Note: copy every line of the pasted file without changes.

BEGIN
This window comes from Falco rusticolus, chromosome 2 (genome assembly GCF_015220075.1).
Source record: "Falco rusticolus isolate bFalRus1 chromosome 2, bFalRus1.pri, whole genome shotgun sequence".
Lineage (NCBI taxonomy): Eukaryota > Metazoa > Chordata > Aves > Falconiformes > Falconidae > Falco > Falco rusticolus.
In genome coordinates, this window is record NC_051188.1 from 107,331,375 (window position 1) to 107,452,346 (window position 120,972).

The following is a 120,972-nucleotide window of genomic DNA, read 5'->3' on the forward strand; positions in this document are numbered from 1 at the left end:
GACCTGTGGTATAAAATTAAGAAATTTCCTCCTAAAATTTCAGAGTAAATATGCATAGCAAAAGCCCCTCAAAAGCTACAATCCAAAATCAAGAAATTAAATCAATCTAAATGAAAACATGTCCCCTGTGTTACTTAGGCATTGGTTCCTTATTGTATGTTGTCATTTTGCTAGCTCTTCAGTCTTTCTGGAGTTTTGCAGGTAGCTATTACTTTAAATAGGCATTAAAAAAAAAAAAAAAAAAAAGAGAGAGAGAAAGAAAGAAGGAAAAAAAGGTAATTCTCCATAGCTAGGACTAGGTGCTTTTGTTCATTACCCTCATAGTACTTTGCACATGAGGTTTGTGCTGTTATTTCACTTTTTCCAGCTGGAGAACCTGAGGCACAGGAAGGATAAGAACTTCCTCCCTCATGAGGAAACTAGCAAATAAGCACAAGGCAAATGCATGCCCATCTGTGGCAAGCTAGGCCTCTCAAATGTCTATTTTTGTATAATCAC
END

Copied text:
This window comes from Falco rusticolus, chromosome 2 (genome assembly GCF_015220075.1).
Source record: "Falco rusticolus isolate bFalRus1 chromosome 2, bFalRus1.pri, whole genome shotgun sequence".
Lineage (NCBI taxonomy): Eukaryota > Metazoa > Chordata > Aves > Falconiformes > Falconidae > Falco > Falco rusticolus.
In genome coordinates, this window is record NC_051188.1 from 107,331,375 (window position 1) to 107,452,346 (window position 120,972).

The following is a 120,972-nucleotide window of genomic DNA, read 5'->3' on the forward strand; positions in this document are numbered from 1 at the left end:
GACCTGTGGTATAAAATTAAGAAATTTCCTCCTAAAATTTCAGAGTAAATATGCATAGCAAAAGCCCCTCAAAAGCTACAATCCAAAATCAAGAAATTAAATCAATCTAAATGAAAACATGTCCCCTGTGTTACTTAGGCATTGGTTCCTTATTGTATGTTGTCATTTTGCTAGCTCTTCAGTCTTTCTGGAGTTTTGCAGGTAGCTATTACTTTAAATAGGCATTAAAAAAAAAAAAAAAAAAAAGAGAGAGAGAAAGAAAGAAGGAAAAAAAGGTAATTCTCCATAGCTAGGACTAGGTGCTTTTGTTCATTACCCTCATAGTACTTTGCACATGAGGTTTGTGCTGTTATTTCACTTTTTCCAGCTGGAGAACCTGAGGCACAGGAAGGATAAGAACTTCCTCCCTCATGAGGAAACTAGCAAATAAGCACAAGGCAAATGCATGCCCATCTGTGGCAAGCTAGGCCTCTCAAATGTCTATTTTTGTATAATCAC